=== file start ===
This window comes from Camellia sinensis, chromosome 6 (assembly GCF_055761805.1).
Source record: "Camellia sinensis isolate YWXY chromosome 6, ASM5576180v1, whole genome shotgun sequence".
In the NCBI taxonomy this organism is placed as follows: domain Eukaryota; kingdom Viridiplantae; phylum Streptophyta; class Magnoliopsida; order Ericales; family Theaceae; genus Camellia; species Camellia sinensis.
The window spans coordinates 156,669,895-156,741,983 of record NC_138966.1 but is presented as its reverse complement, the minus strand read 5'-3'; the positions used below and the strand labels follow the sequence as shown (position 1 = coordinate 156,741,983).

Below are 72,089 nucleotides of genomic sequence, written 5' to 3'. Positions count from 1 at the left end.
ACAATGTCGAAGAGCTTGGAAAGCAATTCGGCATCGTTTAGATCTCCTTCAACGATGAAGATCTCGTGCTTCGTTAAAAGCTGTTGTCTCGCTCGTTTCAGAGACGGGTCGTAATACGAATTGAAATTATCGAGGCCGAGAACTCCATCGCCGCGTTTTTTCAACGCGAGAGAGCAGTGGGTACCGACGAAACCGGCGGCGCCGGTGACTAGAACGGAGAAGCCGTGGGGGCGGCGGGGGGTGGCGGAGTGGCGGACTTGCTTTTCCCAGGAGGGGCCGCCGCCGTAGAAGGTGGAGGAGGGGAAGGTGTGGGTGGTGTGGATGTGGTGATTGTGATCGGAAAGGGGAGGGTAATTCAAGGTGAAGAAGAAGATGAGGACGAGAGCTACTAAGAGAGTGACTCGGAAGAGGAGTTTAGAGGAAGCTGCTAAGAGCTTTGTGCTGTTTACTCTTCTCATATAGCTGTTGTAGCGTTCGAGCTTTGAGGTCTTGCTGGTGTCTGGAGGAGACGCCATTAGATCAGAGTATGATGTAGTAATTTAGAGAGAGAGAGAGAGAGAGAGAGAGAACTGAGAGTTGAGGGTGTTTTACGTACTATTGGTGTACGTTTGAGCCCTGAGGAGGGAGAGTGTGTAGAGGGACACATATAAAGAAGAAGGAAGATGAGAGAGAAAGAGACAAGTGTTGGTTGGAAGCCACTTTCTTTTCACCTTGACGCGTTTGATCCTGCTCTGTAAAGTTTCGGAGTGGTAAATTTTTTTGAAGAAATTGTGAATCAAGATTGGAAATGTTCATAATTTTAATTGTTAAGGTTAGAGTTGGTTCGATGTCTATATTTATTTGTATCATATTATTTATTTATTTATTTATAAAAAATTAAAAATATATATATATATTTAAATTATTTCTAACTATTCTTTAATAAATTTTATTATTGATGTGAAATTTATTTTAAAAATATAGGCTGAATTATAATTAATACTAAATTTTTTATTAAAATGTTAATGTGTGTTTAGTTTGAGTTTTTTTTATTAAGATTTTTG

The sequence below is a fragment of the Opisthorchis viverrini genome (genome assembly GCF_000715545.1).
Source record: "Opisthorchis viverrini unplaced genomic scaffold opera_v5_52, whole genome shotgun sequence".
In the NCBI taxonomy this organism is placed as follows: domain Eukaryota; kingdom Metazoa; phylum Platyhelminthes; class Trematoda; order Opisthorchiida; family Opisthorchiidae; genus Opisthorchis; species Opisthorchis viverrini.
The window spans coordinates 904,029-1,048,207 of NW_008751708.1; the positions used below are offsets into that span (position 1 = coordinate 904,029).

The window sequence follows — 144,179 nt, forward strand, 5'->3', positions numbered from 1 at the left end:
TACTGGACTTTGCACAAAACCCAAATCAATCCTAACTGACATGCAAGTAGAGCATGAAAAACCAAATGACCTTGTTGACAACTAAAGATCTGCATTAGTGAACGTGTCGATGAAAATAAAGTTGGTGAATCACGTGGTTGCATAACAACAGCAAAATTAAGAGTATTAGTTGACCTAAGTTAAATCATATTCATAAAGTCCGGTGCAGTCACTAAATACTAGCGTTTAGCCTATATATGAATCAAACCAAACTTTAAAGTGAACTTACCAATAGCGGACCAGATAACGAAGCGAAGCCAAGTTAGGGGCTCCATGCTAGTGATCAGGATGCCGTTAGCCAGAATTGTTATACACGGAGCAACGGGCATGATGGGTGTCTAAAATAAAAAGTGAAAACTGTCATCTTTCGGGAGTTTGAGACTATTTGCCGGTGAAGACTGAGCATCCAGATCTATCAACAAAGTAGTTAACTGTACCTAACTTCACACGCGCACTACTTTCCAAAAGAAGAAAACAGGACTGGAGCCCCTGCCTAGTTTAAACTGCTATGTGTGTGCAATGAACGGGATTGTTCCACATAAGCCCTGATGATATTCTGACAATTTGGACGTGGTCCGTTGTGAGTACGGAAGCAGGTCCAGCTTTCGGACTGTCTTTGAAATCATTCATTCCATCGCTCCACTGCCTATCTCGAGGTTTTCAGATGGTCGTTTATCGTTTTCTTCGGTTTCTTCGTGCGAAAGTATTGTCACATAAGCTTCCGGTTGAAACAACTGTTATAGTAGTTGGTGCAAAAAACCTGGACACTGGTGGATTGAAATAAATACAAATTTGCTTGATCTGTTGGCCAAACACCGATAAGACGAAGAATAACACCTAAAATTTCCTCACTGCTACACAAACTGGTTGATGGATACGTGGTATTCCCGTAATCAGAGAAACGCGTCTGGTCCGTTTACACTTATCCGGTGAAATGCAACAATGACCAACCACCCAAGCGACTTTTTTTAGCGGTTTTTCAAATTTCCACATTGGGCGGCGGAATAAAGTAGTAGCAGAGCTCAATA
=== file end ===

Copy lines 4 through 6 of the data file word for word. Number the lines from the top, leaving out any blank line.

The window spans coordinates 156,669,895-156,741,983 of record NC_138966.1 but is presented as its reverse complement, the minus strand read 5'-3'; the positions used below and the strand labels follow the sequence as shown (position 1 = coordinate 156,741,983).

Below are 72,089 nucleotides of genomic sequence, written 5' to 3'. Positions count from 1 at the left end.
ACAATGTCGAAGAGCTTGGAAAGCAATTCGGCATCGTTTAGATCTCCTTCAACGATGAAGATCTCGTGCTTCGTTAAAAGCTGTTGTCTCGCTCGTTTCAGAGACGGGTCGTAATACGAATTGAAATTATCGAGGCCGAGAACTCCATCGCCGCGTTTTTTCAACGCGAGAGAGCAGTGGGTACCGACGAAACCGGCGGCGCCGGTGACTAGAACGGAGAAGCCGTGGGGGCGGCGGGGGGTGGCGGAGTGGCGGACTTGCTTTTCCCAGGAGGGGCCGCCGCCGTAGAAGGTGGAGGAGGGGAAGGTGTGGGTGGTGTGGATGTGGTGATTGTGATCGGAAAGGGGAGGGTAATTCAAGGTGAAGAAGAAGATGAGGACGAGAGCTACTAAGAGAGTGACTCGGAAGAGGAGTTTAGAGGAAGCTGCTAAGAGCTTTGTGCTGTTTACTCTTCTCATATAGCTGTTGTAGCGTTCGAGCTTTGAGGTCTTGCTGGTGTCTGGAGGAGACGCCATTAGATCAGAGTATGATGTAGTAATTTAGAGAGAGAGAGAGAGAGAGAGAGAGAACTGAGAGTTGAGGGTGTTTTACGTACTATTGGTGTACGTTTGAGCCCTGAGGAGGGAGAGTGTGTAGAGGGACACATATAAAGAAGAAGGAAGATGAGAGAGAAAGAGACAAGTGTTGGTTGGAAGCCACTTTCTTTTCACCTTGACGCGTTTGATCCTGCTCTGTAAAGTTTCGGAGTGGTAAATTTTTTTGAAGAAATTGTGAATCAAGATTGGAAATGTTCATAATTTTAATTGTTAAGGTTAGAGTTGGTTCGATGTCTATATTTATTTGTATCATATTATTTATTTATTTATTTATAAAAAATTAAAAATATATATATATATTTAAATTATTTCTAACTATTCTTTAATAAATTTTATTATTGATGTGAAATTTATTTTAAAAATATAGGCTGAATTATAATTAATACTAAATTTTTTATTAAAATGTTAATGTGTGTTTAGTTTGAGTTTTTTTTATTAAGATTTTTG